<kendo-grid-column  field="last_name"  title="LastName"></kendo-grid-column>
	<kendo-grid-column  field="position"  title="Position"  [width]="100">
		<ng-template  kendoGridCellTemplate  let-dataItem>
			{{dataItem.position | positiontranslate}}

Open the browser, and we have a robust grid with pagination and sorting working like a charm.

Pagination and sorting

Add Filtering and Grouping

Kendo UI Grid ships by default with filter and grouping features. Adding these options into the Grid is so easy: using the power of State, set the properties groupable to true and group to and same for the filter—like the example:


Filter and Group Data

Kendo UI Grid or Angular Material Mat Table?

If we compare both libraries, each is very powerful for building a grid for our projects but let’s remark on some points.

Angular Material provides a basic grid with a nice UI, pagination and sorting. However, we need to write extra code for filtering data and improve the performance using an unofficial package to support virtualization or understand the CDK virtual scrolling, which lacks documentation.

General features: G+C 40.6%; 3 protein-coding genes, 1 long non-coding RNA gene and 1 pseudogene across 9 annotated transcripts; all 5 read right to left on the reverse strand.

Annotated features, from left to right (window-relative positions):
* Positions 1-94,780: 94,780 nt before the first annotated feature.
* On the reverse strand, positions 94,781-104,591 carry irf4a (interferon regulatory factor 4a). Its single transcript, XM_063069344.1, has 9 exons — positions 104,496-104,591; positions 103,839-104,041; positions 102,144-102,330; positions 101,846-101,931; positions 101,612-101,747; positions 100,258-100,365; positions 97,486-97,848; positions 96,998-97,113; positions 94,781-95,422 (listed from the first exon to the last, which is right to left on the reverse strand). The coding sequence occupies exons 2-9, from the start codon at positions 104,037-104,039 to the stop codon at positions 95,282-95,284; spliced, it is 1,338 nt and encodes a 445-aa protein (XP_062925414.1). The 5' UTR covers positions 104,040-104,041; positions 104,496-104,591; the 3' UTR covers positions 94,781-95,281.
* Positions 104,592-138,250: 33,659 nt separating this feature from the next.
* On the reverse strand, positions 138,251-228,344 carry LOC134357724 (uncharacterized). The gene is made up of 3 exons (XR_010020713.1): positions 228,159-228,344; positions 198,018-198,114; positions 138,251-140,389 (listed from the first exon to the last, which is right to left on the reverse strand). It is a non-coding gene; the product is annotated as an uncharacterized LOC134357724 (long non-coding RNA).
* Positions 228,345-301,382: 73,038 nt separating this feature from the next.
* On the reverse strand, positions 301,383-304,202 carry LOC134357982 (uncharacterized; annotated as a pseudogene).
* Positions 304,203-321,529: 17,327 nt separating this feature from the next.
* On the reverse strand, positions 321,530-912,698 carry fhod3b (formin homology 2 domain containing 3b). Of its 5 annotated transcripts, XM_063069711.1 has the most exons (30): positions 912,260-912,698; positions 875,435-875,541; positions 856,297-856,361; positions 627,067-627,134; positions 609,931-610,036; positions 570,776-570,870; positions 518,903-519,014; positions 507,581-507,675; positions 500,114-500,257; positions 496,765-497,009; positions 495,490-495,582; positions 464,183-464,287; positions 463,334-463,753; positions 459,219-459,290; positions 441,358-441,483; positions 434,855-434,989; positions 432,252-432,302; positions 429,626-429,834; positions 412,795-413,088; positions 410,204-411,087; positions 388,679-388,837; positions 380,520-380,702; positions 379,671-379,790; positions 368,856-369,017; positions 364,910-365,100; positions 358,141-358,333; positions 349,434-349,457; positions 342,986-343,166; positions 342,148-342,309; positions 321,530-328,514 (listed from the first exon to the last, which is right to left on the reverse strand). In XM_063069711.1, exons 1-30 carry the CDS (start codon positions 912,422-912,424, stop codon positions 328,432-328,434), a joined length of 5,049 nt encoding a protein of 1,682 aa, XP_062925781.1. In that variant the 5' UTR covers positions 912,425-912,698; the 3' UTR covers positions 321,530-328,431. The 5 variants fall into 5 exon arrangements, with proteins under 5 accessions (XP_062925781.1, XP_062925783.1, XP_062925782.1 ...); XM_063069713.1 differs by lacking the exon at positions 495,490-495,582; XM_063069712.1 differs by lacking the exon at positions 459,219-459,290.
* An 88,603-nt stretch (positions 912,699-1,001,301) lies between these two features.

Kendo UI Grid provides a powerful grid with built-in capabilities for filtering, grouping, sorting, pagination and performance with great examples and documentation.

So, take care to consider each point before making your next decision.


We learned how to build a robust Angular grid in Kendo UI connected to an API and using the power of virtualization and pagination using Data Query State. It makes you highly productive and delivers fast and robust applications with a small amount of code.

You can find a complete code example for this article and play with the sample app at the following links:

Thanks for your time. I hope it helps you feel how powerful the Kendo UI Grid is so you can consider it for your future projects.

About the Author

Dany Paredes

Dany Paredes is a Google Developer Expert on Angular and Progress Champion. He loves sharing content and writing articles about Angular, TypeScript and testing on his blog and on Twitter (@danywalls).